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Quick Facts and Tips: Risk Factors for Trauma Reaction

With support from parents and teachers, most students will successfully cope with this tragedy and not suffer significant emotional consequences. However, some may be at risk for more extreme reactions. The severity of these reactions will depend on a variety of factors, including:

  • Personal Circumstances—Students who come from, or may have lost loved ones in, Haiti are an especially high-risk group.
  • Trauma History—Children who have previously been exposed to natural disasters (especially earthquakes), have already experienced significant loss, and/or are currently coping with other critical incidents can be considered a high-risk group.
  • Excessive Media Exposure—Otherwise unaffected students may become fearful of the earthquake following excessive exposure to graphic media reports.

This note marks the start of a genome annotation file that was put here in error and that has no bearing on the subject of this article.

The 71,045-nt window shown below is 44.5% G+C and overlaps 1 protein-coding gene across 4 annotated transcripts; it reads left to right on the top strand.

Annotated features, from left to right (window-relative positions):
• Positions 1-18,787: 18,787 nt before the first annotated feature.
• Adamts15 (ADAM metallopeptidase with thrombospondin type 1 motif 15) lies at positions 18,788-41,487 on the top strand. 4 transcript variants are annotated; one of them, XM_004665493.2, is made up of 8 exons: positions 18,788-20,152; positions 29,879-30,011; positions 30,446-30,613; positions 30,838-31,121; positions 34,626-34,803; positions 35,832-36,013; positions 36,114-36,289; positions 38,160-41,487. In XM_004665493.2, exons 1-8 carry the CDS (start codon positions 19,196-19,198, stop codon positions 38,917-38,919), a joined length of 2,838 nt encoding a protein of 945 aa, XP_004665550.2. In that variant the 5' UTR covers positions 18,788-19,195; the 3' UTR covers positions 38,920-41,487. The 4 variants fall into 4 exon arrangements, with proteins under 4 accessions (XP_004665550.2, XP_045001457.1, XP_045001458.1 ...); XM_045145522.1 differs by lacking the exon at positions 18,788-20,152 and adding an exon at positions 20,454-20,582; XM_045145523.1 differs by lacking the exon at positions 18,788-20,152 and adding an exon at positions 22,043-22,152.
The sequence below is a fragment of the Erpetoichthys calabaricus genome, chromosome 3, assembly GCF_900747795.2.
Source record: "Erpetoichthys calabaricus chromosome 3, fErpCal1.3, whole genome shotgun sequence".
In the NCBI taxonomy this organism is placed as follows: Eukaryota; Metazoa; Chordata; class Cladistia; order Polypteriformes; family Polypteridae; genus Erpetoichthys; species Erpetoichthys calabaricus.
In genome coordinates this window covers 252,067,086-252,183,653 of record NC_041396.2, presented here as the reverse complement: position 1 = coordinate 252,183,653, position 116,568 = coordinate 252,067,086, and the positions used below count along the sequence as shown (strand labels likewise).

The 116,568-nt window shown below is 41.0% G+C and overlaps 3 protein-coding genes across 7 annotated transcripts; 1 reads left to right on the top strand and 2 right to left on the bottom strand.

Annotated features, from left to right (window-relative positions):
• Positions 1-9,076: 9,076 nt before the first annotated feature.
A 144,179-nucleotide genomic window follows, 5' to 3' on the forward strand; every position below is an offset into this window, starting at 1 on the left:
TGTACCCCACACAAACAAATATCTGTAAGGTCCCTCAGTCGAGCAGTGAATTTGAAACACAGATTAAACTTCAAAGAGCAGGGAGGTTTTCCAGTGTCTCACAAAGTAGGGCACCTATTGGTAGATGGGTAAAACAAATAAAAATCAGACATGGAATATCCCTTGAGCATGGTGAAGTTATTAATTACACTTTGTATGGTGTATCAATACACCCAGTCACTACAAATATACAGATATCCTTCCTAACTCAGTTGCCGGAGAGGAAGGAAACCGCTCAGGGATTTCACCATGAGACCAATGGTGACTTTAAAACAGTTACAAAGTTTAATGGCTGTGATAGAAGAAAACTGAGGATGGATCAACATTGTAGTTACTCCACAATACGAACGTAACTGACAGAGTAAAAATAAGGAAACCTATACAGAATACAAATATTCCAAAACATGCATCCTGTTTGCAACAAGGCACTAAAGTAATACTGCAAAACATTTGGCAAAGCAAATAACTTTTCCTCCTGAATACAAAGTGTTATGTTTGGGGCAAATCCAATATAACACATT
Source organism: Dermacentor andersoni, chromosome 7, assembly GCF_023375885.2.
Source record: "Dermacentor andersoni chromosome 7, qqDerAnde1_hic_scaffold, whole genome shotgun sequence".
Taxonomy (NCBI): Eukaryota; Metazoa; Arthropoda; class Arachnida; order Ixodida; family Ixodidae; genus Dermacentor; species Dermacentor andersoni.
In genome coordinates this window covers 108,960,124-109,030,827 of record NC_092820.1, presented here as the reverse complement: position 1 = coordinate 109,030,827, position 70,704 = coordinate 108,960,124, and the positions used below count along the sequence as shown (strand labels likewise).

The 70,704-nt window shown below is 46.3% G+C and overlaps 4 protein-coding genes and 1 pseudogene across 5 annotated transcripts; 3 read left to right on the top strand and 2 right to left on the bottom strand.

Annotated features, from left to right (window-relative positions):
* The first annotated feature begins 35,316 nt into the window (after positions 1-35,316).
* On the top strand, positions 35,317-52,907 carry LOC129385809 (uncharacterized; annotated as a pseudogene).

• Parents’ Reactions and Family Support—Altered family functioning, separation from parents, and ongoing parental distress and preoccupation with the earthquake are risk factors.
  • Emotional Reactivity—Children who tend to be anxious are those most likely to display trauma reactions.
  • Mental Health—Children who have a preexisting mental disorder, particularly an anxiety disorder, are at greater risk.
  • Coping Style—The use of blame and anger as ways of coping may create more distress for children, and the primary use of avoidance coping strategies can predict negative mental health outcomes.

* Japanese translation (with English included) (PDF)